The Rich Have Bigger Savings and Insurance Problems Than Others
Because of its progressive benefit formula, Social Security retirement and survivor benefits replace a much larger fraction of the…earnings of most workers compared to the rich. Stated differently government is doing a lot more saving and insurance through social security for those who aren’t rich than it is for those who are. COnsequently, most households have much less need to save and insurance on their own than do the rich.(48)
Maximizing Retirement Account Contributions is Generally Undesirable
401k and other tax deferred accounts can represent a tax trap. But apart from taxes, contributing to these accounts may require reducing your current living standard in order to raise your future living standard. (48)
Damning the Dead
Premature death is one of the major causes of impoverishment in America. If we want to provide for those we love, life insurance is a great invention and a wonderful tool. Indeed it’s one of the primary tools created to mitigate financial risks and help families recover from terrible events.
Research has found:
Insufficient insurance is the primary cause of poverty among widows
The most underinsured are secondary-earning spouses in households between the ages of twenty-two and thirty nine. (66-67)
Does College Pay?
The College Board is in the business of getting people to college and to get into most colleges you need the to take the SAT – the COllege Board’s sales product.
The College Board claims that college pays by a lot, with the median annual earnings of college grades exceeding those of high school grads by $22,600. But the board’s focus is entirely on the income gains from college. It ignores the expenses associated with attending college.
The real question is not whether college grads earn more once they get to work. The real question is whether they can achieve a higher living standard over their lifetimes given the costs of attending college. The fact The College Board says that college pays doesn’t necessarily make it so.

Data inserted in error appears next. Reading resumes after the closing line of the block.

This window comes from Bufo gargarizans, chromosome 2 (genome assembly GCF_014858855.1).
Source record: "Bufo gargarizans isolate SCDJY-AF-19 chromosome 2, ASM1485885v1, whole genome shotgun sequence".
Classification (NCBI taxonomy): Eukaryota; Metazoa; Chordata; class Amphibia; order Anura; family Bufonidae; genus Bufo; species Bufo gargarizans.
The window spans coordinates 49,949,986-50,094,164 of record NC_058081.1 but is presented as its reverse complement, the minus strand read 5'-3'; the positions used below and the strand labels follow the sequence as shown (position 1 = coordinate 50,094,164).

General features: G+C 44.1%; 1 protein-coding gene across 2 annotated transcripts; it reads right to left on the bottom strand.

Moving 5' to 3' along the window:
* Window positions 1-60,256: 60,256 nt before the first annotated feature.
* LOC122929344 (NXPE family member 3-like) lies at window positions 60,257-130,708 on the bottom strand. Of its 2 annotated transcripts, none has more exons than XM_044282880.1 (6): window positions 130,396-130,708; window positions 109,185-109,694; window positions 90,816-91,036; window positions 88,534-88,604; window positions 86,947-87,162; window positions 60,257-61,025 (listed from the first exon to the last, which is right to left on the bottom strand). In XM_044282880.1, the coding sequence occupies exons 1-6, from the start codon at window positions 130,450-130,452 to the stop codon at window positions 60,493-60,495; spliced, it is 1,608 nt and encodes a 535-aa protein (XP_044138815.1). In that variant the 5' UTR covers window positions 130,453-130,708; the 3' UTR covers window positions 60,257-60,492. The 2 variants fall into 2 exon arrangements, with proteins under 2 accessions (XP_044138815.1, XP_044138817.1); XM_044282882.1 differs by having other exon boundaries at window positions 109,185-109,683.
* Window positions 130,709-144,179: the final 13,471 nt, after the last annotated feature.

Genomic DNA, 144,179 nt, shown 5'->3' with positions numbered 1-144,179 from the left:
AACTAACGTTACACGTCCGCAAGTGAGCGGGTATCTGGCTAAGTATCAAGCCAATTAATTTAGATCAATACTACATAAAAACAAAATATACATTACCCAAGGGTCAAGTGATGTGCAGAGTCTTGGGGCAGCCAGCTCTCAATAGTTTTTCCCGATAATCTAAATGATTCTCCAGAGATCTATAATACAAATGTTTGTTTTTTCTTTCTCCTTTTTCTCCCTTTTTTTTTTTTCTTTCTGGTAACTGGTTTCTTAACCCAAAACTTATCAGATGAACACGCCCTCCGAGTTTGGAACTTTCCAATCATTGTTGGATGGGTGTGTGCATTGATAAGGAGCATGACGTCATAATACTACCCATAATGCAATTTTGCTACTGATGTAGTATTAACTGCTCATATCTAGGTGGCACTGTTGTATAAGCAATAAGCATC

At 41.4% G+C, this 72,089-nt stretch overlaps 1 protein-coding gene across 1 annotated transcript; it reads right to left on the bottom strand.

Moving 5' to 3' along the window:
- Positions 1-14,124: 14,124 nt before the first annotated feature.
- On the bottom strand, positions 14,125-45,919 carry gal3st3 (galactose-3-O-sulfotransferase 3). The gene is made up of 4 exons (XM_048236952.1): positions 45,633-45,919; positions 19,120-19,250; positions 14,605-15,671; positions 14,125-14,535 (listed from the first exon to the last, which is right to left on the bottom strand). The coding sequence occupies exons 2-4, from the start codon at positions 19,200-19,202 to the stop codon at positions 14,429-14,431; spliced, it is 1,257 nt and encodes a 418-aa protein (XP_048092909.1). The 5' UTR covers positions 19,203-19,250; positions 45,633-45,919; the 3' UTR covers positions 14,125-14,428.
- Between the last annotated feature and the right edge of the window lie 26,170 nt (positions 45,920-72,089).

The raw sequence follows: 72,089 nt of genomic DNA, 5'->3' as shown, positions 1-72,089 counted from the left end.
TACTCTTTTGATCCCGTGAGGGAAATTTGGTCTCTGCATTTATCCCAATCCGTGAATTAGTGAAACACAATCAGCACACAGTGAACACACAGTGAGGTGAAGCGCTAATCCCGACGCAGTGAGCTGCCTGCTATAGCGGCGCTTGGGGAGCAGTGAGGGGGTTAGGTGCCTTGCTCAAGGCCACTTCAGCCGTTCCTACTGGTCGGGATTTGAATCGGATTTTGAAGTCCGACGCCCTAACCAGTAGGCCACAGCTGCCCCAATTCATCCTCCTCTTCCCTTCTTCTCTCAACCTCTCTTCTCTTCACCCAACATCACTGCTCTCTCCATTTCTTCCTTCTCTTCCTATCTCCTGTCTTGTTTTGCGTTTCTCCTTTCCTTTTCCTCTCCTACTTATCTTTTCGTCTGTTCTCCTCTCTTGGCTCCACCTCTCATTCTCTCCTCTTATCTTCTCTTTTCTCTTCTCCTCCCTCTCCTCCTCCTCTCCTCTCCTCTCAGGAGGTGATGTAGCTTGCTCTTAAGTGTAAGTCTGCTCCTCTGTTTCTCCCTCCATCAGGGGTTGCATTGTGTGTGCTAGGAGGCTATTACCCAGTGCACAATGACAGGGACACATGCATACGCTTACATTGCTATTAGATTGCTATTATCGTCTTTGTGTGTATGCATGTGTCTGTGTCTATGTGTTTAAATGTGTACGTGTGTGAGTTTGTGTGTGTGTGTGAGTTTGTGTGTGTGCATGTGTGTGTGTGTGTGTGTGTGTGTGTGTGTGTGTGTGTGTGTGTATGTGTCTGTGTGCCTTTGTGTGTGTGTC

Borrowing to raise your future future labor earnings is not much different from borrowing to invest in the stock market. It’s risky business. The inability to default on student loans comes courtesy of Uncle Sam, who actively helps loan collectors go after delinquents. The government even goes so far as garnishing Social Security checks to repay past-due student loans! (115-116)
And these quotes are only the first half of the book! I have two more pages of notes I took from the second half of Larry and Scott’s book that I haven’t put in this post. That’s how informative this book is. And why you should go out and get it…NOW!
Just to reiterate, I don’t necessarily agree with everything these guys say. But it’s not about if in my opinion I feel these guys are correct or not, it’s that they challenge the conventional wisdom of the financial planning world. I like that.
I am always concerned when human beings followed the tried path because they’ve assumed it’s the true path. History shows time and again those who take a different approach have bettered the world. It’s those that follow the “tried, if not true” by default that scare me the most. “Everyone says this is the way to do it,” is not a premise of foundational financial planning, not when it comes to YOU and YOUR financial future.
What if everyone was wrong? Will everyone be there to make you whole?